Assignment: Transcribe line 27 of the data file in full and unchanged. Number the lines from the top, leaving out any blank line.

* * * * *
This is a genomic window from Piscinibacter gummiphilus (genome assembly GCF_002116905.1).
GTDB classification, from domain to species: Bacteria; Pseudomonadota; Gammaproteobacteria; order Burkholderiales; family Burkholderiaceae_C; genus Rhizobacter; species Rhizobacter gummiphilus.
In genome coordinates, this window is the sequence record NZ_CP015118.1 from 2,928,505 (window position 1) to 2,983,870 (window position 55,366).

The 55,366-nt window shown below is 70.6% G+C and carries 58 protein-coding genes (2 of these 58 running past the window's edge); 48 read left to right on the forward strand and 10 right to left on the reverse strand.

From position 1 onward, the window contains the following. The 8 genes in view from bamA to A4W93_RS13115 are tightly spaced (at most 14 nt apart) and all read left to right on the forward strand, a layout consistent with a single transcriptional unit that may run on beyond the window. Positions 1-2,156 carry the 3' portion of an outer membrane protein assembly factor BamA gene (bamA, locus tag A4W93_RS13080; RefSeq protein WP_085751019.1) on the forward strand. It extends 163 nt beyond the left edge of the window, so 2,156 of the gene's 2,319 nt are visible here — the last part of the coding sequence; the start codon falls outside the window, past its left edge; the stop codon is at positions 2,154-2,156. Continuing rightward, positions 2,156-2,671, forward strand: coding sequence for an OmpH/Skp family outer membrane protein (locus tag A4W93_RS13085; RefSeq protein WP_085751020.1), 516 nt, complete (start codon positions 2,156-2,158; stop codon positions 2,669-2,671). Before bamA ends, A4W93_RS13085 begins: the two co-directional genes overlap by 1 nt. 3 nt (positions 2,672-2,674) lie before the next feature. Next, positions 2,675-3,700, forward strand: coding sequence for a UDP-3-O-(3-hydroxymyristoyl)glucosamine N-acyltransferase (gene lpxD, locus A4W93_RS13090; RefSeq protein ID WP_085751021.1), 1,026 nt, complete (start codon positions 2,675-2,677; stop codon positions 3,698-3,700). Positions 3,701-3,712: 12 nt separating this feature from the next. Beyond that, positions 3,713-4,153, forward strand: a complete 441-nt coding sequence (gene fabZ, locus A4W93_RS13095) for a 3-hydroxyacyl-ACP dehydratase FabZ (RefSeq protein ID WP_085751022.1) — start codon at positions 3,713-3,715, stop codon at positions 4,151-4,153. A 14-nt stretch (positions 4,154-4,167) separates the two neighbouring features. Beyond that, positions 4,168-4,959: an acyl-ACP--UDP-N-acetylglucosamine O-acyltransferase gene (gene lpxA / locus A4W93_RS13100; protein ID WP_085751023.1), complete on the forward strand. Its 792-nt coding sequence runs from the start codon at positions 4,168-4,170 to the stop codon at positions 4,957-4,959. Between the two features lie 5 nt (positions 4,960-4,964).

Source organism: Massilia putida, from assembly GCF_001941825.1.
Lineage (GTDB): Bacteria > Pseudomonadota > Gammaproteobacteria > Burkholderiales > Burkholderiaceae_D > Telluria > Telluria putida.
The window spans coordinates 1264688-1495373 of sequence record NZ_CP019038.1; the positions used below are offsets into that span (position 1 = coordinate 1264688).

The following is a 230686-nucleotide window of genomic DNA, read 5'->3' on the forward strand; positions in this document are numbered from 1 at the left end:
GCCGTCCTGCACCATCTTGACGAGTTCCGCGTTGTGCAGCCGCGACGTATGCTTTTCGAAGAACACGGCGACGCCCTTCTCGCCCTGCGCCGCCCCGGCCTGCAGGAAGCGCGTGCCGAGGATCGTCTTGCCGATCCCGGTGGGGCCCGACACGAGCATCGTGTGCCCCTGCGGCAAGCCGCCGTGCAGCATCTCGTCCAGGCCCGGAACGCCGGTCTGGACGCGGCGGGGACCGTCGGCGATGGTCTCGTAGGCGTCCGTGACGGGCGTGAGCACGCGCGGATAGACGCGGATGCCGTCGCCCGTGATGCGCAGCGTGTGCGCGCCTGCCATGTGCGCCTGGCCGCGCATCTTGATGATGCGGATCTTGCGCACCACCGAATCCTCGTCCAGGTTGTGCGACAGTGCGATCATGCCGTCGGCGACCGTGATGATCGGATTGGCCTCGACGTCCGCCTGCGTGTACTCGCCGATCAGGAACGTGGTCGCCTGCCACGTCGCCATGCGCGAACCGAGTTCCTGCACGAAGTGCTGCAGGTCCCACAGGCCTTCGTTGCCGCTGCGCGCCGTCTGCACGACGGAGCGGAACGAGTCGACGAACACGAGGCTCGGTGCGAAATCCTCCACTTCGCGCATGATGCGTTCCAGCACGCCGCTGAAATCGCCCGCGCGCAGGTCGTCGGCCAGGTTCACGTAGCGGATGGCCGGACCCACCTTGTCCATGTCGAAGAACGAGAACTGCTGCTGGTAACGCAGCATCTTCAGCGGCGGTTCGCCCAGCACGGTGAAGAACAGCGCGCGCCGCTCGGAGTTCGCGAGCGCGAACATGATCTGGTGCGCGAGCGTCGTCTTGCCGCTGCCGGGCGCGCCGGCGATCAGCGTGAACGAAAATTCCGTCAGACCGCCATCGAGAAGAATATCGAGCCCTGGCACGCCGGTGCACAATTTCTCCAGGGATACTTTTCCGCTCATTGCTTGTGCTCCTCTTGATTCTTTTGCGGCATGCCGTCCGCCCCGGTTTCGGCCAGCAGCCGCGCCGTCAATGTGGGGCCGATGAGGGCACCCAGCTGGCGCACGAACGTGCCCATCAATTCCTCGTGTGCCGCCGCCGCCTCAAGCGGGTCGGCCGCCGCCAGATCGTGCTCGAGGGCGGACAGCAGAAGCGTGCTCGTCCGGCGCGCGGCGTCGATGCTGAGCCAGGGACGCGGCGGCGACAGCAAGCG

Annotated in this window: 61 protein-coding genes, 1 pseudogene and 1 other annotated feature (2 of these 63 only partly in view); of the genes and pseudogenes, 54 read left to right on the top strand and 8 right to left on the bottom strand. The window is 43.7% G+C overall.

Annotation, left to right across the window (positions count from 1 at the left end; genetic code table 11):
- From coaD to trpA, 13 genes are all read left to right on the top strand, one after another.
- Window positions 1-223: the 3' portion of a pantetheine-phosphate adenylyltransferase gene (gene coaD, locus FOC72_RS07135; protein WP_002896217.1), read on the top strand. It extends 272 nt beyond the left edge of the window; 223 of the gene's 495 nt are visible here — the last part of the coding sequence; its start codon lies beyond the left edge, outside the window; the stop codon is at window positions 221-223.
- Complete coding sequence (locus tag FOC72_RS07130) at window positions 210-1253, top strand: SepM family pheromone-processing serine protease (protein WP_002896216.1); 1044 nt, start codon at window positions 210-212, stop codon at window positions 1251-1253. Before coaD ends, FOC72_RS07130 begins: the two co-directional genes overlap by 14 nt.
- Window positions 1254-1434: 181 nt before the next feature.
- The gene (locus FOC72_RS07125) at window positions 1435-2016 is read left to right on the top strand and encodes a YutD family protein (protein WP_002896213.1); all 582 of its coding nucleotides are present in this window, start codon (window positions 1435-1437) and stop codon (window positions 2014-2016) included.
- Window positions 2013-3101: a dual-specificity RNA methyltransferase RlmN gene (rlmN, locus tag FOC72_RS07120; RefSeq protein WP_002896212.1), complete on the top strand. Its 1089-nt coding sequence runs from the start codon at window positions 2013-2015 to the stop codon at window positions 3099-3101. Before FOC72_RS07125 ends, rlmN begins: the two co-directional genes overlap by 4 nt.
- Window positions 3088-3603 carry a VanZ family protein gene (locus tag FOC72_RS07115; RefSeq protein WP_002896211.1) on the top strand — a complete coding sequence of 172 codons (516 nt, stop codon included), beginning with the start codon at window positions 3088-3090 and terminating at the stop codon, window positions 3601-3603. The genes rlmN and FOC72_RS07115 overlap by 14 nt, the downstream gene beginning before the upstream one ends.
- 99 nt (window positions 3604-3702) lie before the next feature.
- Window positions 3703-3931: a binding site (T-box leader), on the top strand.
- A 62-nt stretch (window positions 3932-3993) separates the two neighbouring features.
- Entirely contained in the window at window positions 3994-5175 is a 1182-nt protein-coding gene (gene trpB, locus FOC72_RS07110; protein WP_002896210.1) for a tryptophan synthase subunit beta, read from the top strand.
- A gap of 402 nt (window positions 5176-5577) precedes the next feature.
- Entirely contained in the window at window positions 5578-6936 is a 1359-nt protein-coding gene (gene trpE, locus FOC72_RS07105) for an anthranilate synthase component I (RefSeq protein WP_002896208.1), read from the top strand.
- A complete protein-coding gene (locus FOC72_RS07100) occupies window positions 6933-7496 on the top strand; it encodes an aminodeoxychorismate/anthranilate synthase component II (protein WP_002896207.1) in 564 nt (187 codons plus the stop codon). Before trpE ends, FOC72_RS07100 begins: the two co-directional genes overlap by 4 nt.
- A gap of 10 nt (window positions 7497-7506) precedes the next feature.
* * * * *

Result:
- A gap of 10 nt (window positions 7497-7506) precedes the next feature.